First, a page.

Despite differing pharmacodynamics, ketamine and serotonergic psychedelics may share downstream effects crucial to their rapid and sustained antidepressant activity.
This innovation may pave the way for pharmaceuticals that act like psychedelics at the 5-HT2A receptor but don’t have hallucinogenic effects.
The names may sound familiar, but these compounds reveal more about nature’s complex chemical cocktail in toad venom.
Ketamine and psilocybin both exert rapid antidepressant effects. Could these effects be explained by a common mechanism that promotes neurogenesis?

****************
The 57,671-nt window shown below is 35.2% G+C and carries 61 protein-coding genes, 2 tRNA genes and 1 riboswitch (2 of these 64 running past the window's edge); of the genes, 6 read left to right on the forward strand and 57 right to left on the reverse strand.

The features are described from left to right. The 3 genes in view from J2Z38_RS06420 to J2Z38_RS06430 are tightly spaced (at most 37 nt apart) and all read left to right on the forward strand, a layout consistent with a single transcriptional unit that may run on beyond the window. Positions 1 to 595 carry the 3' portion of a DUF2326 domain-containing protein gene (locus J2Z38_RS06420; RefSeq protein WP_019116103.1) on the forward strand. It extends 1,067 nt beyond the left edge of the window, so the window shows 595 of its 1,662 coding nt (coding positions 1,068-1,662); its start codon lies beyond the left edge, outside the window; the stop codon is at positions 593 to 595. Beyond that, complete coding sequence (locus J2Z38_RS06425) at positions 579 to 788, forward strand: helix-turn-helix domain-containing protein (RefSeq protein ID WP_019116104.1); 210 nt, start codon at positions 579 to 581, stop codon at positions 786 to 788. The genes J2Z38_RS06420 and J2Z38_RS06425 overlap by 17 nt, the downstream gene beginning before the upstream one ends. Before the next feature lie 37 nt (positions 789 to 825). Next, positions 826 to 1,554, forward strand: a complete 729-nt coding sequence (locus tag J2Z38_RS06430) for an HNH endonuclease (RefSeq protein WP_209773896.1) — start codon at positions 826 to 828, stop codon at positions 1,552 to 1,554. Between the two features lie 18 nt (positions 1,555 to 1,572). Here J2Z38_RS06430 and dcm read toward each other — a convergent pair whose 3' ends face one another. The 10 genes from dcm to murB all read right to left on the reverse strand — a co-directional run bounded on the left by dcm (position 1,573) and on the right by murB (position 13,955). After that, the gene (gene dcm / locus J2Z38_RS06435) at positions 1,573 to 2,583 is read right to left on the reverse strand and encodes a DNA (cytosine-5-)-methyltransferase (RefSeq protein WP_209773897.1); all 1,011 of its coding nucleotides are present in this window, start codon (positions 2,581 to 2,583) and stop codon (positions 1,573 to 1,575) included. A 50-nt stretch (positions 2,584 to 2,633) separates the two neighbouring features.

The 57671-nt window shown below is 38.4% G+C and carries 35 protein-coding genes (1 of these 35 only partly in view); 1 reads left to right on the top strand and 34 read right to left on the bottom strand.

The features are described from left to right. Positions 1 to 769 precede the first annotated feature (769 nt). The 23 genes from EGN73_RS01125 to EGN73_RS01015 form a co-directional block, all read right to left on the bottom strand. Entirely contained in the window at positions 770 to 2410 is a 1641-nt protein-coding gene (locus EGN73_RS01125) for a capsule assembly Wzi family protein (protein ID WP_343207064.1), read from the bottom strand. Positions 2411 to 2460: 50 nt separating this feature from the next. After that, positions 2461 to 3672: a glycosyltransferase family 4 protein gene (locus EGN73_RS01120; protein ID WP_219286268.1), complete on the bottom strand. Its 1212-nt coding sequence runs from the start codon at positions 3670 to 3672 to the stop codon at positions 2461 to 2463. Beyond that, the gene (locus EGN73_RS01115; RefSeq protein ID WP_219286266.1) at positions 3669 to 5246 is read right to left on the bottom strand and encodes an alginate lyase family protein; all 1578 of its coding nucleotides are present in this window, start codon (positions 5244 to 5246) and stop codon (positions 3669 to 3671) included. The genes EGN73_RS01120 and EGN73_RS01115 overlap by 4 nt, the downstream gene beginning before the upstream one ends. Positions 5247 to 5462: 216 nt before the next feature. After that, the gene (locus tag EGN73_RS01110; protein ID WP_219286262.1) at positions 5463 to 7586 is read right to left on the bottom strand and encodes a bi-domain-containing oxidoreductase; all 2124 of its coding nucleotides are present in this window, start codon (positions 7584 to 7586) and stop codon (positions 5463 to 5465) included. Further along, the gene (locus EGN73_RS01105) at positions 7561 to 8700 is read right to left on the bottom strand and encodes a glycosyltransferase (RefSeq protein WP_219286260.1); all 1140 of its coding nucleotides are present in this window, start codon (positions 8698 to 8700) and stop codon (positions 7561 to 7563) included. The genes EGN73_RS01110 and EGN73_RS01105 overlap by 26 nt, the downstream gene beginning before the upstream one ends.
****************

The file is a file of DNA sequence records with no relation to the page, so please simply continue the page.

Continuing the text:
A recent study indicates that the empathogenic effects of LSD may be independent of serotonin 2A receptor activation.
Is DMT produced in the brain? The answer remains unclear, but this 2019 study provides striking evidence supporting the neural-DMT synthesis hypothesis.
Lenz et al. have revised their bluing theory based on the data from their new study.
Sensitive to LSD? It may be in your genes.
Reviewing early research (1895-1975) on changes in visual perception.
How do psychedelics interact with the human body beyond brain cells?